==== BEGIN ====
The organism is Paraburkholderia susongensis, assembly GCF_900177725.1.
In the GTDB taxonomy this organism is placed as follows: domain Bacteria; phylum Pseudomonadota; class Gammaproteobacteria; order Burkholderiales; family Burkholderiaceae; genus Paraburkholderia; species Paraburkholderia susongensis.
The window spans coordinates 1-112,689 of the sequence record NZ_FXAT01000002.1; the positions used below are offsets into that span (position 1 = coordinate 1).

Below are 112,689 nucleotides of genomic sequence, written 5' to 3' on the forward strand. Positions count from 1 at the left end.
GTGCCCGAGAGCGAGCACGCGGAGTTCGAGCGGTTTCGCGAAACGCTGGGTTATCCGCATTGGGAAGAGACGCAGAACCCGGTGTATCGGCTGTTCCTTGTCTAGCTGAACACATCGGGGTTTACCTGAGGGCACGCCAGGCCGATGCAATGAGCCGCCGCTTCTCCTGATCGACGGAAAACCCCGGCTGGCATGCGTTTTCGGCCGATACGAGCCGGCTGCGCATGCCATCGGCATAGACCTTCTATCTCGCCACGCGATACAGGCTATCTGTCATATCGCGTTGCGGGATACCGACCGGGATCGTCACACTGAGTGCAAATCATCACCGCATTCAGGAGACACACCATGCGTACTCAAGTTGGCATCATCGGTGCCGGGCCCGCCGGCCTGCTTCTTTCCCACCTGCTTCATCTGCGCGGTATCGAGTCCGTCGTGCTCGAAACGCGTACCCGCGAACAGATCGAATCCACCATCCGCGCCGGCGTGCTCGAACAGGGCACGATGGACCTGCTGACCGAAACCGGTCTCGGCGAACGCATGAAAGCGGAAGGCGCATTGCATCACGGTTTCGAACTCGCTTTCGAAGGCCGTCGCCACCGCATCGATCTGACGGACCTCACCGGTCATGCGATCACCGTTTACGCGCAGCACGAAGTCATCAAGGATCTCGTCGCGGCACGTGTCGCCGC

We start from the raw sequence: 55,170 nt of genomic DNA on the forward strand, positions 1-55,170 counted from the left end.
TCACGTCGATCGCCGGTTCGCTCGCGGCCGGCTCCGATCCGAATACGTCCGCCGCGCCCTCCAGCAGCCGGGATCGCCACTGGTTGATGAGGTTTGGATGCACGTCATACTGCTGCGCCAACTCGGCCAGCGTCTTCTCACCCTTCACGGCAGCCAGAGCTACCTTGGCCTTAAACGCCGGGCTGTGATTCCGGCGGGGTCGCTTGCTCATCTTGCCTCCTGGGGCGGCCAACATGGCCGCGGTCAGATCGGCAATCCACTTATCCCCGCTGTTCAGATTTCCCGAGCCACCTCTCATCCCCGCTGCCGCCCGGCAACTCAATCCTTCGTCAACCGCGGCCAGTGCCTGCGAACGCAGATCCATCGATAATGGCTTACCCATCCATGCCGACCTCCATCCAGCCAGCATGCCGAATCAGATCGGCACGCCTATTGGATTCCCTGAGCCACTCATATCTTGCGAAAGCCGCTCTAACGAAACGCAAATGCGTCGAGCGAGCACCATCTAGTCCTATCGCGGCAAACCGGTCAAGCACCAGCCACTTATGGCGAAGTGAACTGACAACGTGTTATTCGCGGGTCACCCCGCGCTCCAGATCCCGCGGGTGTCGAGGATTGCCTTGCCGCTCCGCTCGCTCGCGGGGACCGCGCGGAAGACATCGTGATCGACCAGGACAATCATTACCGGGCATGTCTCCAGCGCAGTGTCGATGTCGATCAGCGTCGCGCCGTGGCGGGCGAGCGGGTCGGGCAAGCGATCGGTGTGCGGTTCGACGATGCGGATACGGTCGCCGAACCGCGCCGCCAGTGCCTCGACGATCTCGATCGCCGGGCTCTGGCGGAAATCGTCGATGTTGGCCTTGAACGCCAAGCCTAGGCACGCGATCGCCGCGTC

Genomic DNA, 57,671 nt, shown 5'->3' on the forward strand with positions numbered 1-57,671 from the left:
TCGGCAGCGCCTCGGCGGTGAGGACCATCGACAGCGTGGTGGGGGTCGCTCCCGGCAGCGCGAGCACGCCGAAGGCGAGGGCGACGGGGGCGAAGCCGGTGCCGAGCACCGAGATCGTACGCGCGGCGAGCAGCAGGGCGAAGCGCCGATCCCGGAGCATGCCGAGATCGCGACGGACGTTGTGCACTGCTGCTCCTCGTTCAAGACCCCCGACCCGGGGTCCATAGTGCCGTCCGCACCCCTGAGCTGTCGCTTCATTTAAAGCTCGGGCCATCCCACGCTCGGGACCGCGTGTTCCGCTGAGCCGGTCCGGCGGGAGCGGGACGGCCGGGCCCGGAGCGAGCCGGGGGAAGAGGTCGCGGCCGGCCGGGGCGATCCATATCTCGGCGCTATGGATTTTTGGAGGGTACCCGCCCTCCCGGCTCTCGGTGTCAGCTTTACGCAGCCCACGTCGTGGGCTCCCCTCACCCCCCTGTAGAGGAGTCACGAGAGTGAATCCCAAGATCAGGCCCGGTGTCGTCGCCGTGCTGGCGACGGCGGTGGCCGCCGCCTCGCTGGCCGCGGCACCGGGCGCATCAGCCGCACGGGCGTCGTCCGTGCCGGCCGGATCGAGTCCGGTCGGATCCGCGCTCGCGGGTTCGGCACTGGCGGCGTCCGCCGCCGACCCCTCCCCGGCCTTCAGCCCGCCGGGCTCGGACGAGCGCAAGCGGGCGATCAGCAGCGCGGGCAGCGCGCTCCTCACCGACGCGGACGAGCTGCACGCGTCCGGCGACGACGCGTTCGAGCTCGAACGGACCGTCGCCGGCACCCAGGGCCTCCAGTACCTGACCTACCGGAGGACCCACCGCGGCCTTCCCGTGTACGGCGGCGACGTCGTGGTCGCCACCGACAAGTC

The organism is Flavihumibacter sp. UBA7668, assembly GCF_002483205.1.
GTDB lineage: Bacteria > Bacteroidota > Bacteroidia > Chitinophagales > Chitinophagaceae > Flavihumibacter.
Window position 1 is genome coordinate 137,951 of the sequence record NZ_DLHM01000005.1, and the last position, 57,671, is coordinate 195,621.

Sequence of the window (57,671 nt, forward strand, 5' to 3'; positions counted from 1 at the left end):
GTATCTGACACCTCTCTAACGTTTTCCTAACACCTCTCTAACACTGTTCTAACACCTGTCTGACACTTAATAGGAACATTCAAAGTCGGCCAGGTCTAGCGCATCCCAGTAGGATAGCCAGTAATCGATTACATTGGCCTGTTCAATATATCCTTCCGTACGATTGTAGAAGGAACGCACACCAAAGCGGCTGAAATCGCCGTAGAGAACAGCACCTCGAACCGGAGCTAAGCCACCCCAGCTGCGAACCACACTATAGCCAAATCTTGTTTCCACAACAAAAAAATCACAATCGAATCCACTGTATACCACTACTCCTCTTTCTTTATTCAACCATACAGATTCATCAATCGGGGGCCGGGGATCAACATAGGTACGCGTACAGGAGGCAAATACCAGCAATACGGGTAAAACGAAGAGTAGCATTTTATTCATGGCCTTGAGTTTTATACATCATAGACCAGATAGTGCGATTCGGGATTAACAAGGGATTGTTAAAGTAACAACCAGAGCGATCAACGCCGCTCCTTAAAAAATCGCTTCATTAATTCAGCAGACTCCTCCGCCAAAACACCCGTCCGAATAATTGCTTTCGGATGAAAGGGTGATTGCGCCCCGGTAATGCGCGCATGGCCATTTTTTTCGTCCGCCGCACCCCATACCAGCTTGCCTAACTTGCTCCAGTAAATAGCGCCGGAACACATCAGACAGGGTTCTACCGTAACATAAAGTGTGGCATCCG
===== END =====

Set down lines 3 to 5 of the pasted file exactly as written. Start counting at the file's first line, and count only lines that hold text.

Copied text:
The window spans coordinates 1-112,689 of the sequence record NZ_FXAT01000002.1; the positions used below are offsets into that span (position 1 = coordinate 1).

Below are 112,689 nucleotides of genomic sequence, written 5' to 3' on the forward strand. Positions count from 1 at the left end.
GTGCCCGAGAGCGAGCACGCGGAGTTCGAGCGGTTTCGCGAAACGCTGGGTTATCCGCATTGGGAAGAGACGCAGAACCCGGTGTATCGGCTGTTCCTTGTCTAGCTGAACACATCGGGGTTTACCTGAGGGCACGCCAGGCCGATGCAATGAGCCGCCGCTTCTCCTGATCGACGGAAAACCCCGGCTGGCATGCGTTTTCGGCCGATACGAGCCGGCTGCGCATGCCATCGGCATAGACCTTCTATCTCGCCACGCGATACAGGCTATCTGTCATATCGCGTTGCGGGATACCGACCGGGATCGTCACACTGAGTGCAAATCATCACCGCATTCAGGAGACACACCATGCGTACTCAAGTTGGCATCATCGGTGCCGGGCCCGCCGGCCTGCTTCTTTCCCACCTGCTTCATCTGCGCGGTATCGAGTCCGTCGTGCTCGAAACGCGTACCCGCGAACAGATCGAATCCACCATCCGCGCCGGCGTGCTCGAACAGGGCACGATGGACCTGCTGACCGAAACCGGTCTCGGCGAACGCATGAAAGCGGAAGGCGCATTGCATCACGGTTTCGAACTCGCTTTCGAAGGCCGTCGCCACCGCATCGATCTGACGGACCTCACCGGTCATGCGATCACCGTTTACGCGCAGCACGAAGTCATCAAGGATCTCGTCGCGGCACGTGTCGCCGC